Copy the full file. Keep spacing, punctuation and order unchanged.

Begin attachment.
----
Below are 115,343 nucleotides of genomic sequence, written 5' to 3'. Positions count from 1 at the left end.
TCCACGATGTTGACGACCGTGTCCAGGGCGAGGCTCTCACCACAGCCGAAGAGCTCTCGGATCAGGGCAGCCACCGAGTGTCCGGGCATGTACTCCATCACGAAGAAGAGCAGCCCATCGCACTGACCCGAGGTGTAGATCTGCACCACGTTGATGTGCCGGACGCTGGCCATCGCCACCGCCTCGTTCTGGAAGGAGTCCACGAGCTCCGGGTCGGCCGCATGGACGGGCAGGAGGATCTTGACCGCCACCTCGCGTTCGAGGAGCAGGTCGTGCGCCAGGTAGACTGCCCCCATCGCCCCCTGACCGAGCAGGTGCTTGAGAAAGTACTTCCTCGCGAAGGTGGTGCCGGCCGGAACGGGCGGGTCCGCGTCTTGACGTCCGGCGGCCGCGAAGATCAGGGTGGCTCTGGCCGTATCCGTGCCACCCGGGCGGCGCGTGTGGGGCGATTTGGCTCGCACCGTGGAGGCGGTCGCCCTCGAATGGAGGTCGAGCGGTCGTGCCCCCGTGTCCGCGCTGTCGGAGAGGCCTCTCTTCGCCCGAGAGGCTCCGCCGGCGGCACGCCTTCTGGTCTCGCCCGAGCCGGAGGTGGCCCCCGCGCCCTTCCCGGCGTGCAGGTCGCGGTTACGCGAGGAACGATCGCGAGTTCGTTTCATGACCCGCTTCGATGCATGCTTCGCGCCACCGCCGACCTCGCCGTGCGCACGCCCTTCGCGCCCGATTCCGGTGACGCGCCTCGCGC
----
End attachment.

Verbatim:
Below are 115,343 nucleotides of genomic sequence, written 5' to 3'. Positions count from 1 at the left end.
TCCACGATGTTGACGACCGTGTCCAGGGCGAGGCTCTCACCACAGCCGAAGAGCTCTCGGATCAGGGCAGCCACCGAGTGTCCGGGCATGTACTCCATCACGAAGAAGAGCAGCCCATCGCACTGACCCGAGGTGTAGATCTGCACCACGTTGATGTGCCGGACGCTGGCCATCGCCACCGCCTCGTTCTGGAAGGAGTCCACGAGCTCCGGGTCGGCCGCATGGACGGGCAGGAGGATCTTGACCGCCACCTCGCGTTCGAGGAGCAGGTCGTGCGCCAGGTAGACTGCCCCCATCGCCCCCTGACCGAGCAGGTGCTTGAGAAAGTACTTCCTCGCGAAGGTGGTGCCGGCCGGAACGGGCGGGTCCGCGTCTTGACGTCCGGCGGCCGCGAAGATCAGGGTGGCTCTGGCCGTATCCGTGCCACCCGGGCGGCGCGTGTGGGGCGATTTGGCTCGCACCGTGGAGGCGGTCGCCCTCGAATGGAGGTCGAGCGGTCGTGCCCCCGTGTCCGCGCTGTCGGAGAGGCCTCTCTTCGCCCGAGAGGCTCCGCCGGCGGCACGCCTTCTGGTCTCGCCCGAGCCGGAGGTGGCCCCCGCGCCCTTCCCGGCGTGCAGGTCGCGGTTACGCGAGGAACGATCGCGAGTTCGTTTCATGACCCGCTTCGATGCATGCTTCGCGCCACCGCCGACCTCGCCGTGCGCACGCCCTTCGCGCCCGATTCCGGTGACGCGCCTCGCGC